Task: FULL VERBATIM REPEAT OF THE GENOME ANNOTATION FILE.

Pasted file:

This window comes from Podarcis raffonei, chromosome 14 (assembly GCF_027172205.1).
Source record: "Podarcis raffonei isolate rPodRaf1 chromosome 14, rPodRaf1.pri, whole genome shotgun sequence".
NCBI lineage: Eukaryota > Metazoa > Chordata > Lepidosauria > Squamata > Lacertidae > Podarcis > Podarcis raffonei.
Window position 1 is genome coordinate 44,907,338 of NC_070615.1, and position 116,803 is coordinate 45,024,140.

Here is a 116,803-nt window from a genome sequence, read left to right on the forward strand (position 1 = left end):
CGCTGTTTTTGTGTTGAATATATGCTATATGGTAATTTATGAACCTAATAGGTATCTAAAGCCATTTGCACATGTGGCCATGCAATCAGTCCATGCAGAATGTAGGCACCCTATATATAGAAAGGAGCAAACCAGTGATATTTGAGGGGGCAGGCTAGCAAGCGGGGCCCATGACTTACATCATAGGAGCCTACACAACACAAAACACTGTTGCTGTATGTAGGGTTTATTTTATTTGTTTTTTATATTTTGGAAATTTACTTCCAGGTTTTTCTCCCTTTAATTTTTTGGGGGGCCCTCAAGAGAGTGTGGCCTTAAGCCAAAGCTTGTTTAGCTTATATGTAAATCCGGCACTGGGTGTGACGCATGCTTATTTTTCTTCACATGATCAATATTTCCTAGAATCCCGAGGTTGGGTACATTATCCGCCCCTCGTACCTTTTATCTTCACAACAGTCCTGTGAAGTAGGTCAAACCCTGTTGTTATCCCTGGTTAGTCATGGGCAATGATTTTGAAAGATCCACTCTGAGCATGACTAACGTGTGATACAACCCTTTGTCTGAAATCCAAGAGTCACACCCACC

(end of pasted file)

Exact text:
This window comes from Podarcis raffonei, chromosome 14 (assembly GCF_027172205.1).
Source record: "Podarcis raffonei isolate rPodRaf1 chromosome 14, rPodRaf1.pri, whole genome shotgun sequence".
NCBI lineage: Eukaryota > Metazoa > Chordata > Lepidosauria > Squamata > Lacertidae > Podarcis > Podarcis raffonei.
Window position 1 is genome coordinate 44,907,338 of NC_070615.1, and position 116,803 is coordinate 45,024,140.

Here is a 116,803-nt window from a genome sequence, read left to right on the forward strand (position 1 = left end):
CGCTGTTTTTGTGTTGAATATATGCTATATGGTAATTTATGAACCTAATAGGTATCTAAAGCCATTTGCACATGTGGCCATGCAATCAGTCCATGCAGAATGTAGGCACCCTATATATAGAAAGGAGCAAACCAGTGATATTTGAGGGGGCAGGCTAGCAAGCGGGGCCCATGACTTACATCATAGGAGCCTACACAACACAAAACACTGTTGCTGTATGTAGGGTTTATTTTATTTGTTTTTTATATTTTGGAAATTTACTTCCAGGTTTTTCTCCCTTTAATTTTTTGGGGGGCCCTCAAGAGAGTGTGGCCTTAAGCCAAAGCTTGTTTAGCTTATATGTAAATCCGGCACTGGGTGTGACGCATGCTTATTTTTCTTCACATGATCAATATTTCCTAGAATCCCGAGGTTGGGTACATTATCCGCCCCTCGTACCTTTTATCTTCACAACAGTCCTGTGAAGTAGGTCAAACCCTGTTGTTATCCCTGGTTAGTCATGGGCAATGATTTTGAAAGATCCACTCTGAGCATGACTAACGTGTGATACAACCCTTTGTCTGAAATCCAAGAGTCACACCCACC